Step aside, MacBook Air, you’ve been relegated to chubby best friend status. All hail the new, ultra-slim MacBook — the thinnest, lightest Apple notebook ever.
This new MacBook isn’t rivaling or replacing the Air, however. That surprisingly powerful machine will remain (with fresh internals for 2015). Instead, think of the MacBook as a rival for ultraportable Windows machines like Dells’ XPS 13, except Apple is eschewing raw power for a focus on longevity and efficiency.
Out go the Air’s Core i5 and i7 processors, replaced with Intel’s Core M processors. These ultra-low power units demand very little and still give enough performance for performing what the average laptop user needs (web browsing, media consumption, document creation and editing). Apple is claiming all-day battery, which equates to 9 hours of WiFi and web browsing, or 10 hours of iTunes movie playback.
While that’s partly thanks to the Core M’s tiny, 5-watt consumption, there are other areas Apple has improved. The batteries have been redesigned to stack on top of one another, filling as much space inside the MacBook’s sculpted frame as possible. For the first time, the laptop is fanless — there are no moving parts inside its aluminum body — so it runs quietly and efficiently (though, again, this is mostly down to the Core M processor, which doesn’t require a fan).
Good battery life hasn’t come at the expense of design, however. The MacBook measures just 13.1mm at its thickest point, which is 24-percent thinner than the Air, and at 2 pounds it’s the lightest MacBook ever.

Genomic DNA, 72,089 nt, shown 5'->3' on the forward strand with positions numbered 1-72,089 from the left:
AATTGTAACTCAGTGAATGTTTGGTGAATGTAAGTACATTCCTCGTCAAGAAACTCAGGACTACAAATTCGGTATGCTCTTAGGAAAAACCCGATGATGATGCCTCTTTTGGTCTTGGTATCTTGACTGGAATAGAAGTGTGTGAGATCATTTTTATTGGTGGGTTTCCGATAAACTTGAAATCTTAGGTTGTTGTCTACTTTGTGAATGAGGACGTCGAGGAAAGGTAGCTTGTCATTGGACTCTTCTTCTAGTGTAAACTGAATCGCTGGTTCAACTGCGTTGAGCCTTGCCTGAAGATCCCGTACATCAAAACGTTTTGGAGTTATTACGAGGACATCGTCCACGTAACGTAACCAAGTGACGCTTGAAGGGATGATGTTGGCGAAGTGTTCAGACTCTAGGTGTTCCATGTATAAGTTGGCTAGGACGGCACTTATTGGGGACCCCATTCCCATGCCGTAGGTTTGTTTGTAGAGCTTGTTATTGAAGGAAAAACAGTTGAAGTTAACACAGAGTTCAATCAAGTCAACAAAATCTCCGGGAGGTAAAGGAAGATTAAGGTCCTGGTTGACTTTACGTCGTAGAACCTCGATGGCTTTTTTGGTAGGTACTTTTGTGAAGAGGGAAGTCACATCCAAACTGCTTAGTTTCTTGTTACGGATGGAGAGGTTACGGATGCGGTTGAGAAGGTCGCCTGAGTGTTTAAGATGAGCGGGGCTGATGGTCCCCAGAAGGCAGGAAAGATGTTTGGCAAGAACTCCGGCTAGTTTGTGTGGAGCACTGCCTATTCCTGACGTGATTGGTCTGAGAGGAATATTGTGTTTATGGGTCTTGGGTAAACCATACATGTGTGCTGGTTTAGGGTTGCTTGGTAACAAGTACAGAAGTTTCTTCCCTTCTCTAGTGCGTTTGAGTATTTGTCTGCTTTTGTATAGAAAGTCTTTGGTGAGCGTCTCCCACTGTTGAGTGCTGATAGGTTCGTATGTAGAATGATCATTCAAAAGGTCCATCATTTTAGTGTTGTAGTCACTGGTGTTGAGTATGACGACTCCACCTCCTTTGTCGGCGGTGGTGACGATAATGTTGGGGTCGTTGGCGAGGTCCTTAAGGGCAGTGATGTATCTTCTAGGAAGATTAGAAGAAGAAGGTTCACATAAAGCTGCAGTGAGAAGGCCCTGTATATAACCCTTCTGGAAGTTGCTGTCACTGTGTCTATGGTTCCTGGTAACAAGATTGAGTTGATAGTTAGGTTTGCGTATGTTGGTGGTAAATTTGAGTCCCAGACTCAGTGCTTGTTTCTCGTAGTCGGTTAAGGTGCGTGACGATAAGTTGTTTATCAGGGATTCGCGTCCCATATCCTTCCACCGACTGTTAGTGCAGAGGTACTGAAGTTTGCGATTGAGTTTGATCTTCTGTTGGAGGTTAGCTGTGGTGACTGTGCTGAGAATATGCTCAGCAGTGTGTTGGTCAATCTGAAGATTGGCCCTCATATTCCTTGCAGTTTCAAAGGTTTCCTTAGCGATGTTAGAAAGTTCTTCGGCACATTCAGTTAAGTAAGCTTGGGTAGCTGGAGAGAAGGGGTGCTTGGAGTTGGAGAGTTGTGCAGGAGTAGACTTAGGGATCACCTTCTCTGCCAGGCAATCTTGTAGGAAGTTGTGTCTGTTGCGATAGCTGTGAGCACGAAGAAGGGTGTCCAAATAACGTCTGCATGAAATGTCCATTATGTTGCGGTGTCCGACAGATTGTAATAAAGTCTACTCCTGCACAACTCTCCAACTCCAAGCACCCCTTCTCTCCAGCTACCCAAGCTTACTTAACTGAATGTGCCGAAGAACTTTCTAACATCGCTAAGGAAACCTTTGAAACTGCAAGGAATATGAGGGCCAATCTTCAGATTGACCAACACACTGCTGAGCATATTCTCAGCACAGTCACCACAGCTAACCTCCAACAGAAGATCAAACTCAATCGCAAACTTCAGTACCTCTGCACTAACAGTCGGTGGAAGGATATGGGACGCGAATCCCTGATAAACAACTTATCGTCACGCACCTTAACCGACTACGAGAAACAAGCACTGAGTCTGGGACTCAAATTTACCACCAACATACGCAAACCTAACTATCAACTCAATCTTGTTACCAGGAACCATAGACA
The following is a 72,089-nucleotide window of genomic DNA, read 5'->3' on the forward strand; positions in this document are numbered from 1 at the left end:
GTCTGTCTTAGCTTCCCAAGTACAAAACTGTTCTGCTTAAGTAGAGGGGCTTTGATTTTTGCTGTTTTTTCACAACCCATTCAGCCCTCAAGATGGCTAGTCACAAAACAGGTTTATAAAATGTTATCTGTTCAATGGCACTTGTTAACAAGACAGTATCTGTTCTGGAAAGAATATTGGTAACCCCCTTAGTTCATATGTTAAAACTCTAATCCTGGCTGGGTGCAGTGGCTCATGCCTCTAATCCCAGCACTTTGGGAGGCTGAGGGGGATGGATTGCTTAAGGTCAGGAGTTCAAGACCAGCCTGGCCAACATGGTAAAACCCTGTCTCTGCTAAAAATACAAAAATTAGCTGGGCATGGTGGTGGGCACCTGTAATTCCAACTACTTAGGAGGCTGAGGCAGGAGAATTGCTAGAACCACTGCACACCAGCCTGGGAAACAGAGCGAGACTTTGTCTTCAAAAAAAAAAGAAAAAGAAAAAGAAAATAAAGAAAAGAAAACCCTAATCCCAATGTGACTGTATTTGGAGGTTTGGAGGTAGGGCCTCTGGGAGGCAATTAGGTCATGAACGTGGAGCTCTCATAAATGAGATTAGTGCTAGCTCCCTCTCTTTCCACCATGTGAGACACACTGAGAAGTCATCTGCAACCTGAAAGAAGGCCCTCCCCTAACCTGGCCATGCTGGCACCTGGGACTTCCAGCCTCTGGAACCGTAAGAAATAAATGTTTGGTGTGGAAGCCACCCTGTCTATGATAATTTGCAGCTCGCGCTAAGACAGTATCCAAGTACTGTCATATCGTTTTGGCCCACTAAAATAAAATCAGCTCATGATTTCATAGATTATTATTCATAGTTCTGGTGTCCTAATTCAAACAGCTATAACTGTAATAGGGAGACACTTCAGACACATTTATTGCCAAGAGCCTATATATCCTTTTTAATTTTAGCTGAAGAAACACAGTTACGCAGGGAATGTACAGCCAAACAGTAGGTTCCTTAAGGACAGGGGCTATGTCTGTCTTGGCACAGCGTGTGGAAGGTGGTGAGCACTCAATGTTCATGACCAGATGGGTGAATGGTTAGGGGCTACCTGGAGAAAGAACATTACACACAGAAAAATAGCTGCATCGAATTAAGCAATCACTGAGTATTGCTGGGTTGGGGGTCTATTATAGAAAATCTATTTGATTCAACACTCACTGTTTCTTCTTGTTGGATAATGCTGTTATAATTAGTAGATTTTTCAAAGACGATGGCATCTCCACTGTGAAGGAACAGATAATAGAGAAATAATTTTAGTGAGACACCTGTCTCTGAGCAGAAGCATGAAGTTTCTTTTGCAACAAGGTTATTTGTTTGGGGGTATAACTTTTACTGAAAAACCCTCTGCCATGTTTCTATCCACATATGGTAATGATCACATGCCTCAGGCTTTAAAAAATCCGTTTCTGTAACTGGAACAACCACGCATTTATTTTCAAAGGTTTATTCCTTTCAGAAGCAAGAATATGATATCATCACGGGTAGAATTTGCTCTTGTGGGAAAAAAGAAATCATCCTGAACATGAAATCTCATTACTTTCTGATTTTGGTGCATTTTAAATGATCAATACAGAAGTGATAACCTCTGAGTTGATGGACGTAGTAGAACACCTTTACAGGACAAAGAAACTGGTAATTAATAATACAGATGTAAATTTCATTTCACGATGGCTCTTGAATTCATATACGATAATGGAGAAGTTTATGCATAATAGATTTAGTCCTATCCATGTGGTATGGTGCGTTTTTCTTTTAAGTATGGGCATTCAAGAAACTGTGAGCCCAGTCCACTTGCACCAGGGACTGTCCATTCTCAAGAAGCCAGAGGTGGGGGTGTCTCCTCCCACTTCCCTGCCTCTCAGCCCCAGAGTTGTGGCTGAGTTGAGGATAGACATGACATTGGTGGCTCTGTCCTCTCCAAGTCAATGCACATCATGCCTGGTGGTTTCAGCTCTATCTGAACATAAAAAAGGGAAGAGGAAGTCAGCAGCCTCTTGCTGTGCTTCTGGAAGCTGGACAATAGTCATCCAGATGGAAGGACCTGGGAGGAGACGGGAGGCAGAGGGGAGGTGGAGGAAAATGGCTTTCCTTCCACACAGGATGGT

Apple hasn’t scrimped on features or innovations to reach such anorexic proportions. Its Retina Display, measuring 12-inches and featuring a resolution of 2304×1440, uses 3.3 million pixels — each with a larger aperture — for enhanced color and brightness, while consuming 30-percent less energy than the Air’s display. The trackpad features “force touch” technology, similar to Apple’s Watch, which can detect the pressure you apply and offer alternate responses. Force click on an address in an email, and it’ll pull up a map, while force clicking on a word in an article will generate a Wikipedia search to provide context and explanation. A taptic engine will provide vibrating feedback, while the click of the trackpad can be adjusted to suit individual tastes.
The keyboard, which is arguably the most important thing on a machine of this size, has been altered to make sure it’s as comfortable to use as possible. Apple is using a butterfly hinge on keys, which allows them to depress uniformly, making them four times more stable than normal keys. They’re also 40-percent thinner, while the caps of the keys are 17-percent larger, to enable faster, more accurate typing.
Around the edges, you’ll find just one port, a USB-C connector. This new standard, developed by several leading companies, can handle power, USB devices, HDMI connections, Ethernet adapters and other connections, all through one port. Of course, expect Apple to provide its own overpriced connectors, but the beauty of the new standard means that third-party peripherals will work, too. Oh, and it’s reversible, so no more fumbling.
The new MacBook will be available April 10, and comes in three colors: silver, Space Grey, and gold. Base configurations, with a 1.1 GHz Core M CPU and 256 GB SSD, will cost just $1,299.